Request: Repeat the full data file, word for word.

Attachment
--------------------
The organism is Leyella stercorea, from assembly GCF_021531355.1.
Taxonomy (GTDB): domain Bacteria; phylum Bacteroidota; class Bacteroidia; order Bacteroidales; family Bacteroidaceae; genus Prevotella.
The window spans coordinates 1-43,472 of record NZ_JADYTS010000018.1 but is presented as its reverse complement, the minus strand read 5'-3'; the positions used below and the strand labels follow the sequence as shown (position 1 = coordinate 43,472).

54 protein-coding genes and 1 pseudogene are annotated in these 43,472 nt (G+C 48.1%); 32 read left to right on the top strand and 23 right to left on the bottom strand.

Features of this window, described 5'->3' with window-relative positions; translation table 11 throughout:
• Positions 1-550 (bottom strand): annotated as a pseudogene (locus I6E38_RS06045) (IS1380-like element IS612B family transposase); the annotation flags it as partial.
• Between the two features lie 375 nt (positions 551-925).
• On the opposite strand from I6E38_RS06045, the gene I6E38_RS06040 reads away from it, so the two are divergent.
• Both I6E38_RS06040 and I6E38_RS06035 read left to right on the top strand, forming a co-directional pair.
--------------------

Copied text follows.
The organism is Leyella stercorea, from assembly GCF_021531355.1.
Taxonomy (GTDB): domain Bacteria; phylum Bacteroidota; class Bacteroidia; order Bacteroidales; family Bacteroidaceae; genus Prevotella.
The window spans coordinates 1-43,472 of record NZ_JADYTS010000018.1 but is presented as its reverse complement, the minus strand read 5'-3'; the positions used below and the strand labels follow the sequence as shown (position 1 = coordinate 43,472).

54 protein-coding genes and 1 pseudogene are annotated in these 43,472 nt (G+C 48.1%); 32 read left to right on the top strand and 23 right to left on the bottom strand.

Features of this window, described 5'->3' with window-relative positions; translation table 11 throughout:
• Positions 1-550 (bottom strand): annotated as a pseudogene (locus I6E38_RS06045) (IS1380-like element IS612B family transposase); the annotation flags it as partial.
• Between the two features lie 375 nt (positions 551-925).
• On the opposite strand from I6E38_RS06045, the gene I6E38_RS06040 reads away from it, so the two are divergent.
• Both I6E38_RS06040 and I6E38_RS06035 read left to right on the top strand, forming a co-directional pair.